Panic in the land (Jer 10:19-10:21)

“Woe is me!

Because of my hurt,

My wound is severe.

But I said.

‘Truly this is my punishment.

I must bear it.’

My tent is destroyed.

All my cords are broken.

My children have gone from me.

They are no more.

There is no one

To spread my tent again,

There is no one

To set up my curtains.

The shepherds are stupid.

They do not inquire of Yahweh.

Therefore they have not prospered.

All their flock is scattered.”

Jeremiah presents this lamentation about what was happening to him personally. He has been hurt and wounded. He understood that this was his punishment and that he had to bear it. His tent was destroyed with all its cords. In this sense, it is also like Second Isaiah. His children have left him. There was no one to help him with his tent and its curtains. The idea of the stupid shepherds is a reference to their rulers. They never inquired of Yahweh, so that they have not prospered. Their flocks have scattered all over the place.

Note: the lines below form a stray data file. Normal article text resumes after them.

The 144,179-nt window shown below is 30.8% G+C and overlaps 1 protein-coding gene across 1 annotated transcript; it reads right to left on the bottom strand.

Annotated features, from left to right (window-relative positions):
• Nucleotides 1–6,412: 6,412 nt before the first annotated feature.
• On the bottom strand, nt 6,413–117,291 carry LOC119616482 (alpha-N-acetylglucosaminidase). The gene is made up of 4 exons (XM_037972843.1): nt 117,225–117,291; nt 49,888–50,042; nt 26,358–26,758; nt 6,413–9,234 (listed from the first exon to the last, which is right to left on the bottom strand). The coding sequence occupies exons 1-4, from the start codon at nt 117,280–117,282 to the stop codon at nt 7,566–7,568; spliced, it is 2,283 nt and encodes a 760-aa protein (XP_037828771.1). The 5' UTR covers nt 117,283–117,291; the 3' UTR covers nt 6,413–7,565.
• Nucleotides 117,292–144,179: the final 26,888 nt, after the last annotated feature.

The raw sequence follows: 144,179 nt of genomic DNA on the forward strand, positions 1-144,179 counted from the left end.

Yahweh will protect (Ps 27:5-27:5)

“He will hide me in his shelter.

In the day of trouble,

He will conceal me

Under the cover of his tent.

He will set me high on a rock.”

Yahweh will protect David. He will hide him in his shelter. If ever there was any trouble, Yahweh would hide him under his tent. On the other hand he might protect him by putting him high on a rock. The tent and the high rock might be reference to the Temple on Mount Zion.

Job never gloated over others (Job 31:29-31:34)

“If I have rejoiced at the ruin of those who hated me,

If I have exulted when evil overtook them,

I have not let my mouth sin.

I have not asked for their lives with a curse.

If those of my tent ever not said

‘O that we might be sated his flesh!’

The stranger has not lodged in the street.

I have opened my doors to the traveler.

If I have concealed my transgressions as others do

By hiding my iniquity in my bosom,

Because I stood in great fear of the multitude,

If the contempt of families terrified me,

That I kept silence,

I did not go out of doors.”

Job never rejoiced in the ruin of others, even if they were his enemies. He had never cursed anyone or wished them death. He had always passed the food in his tent so that no one went hungry, that is known as passing the flesh. He never let strangers sleep in the street as he opened his doors to travelers. He never hid any of his transgressions in his bosom. He kept silent about those that terrified him.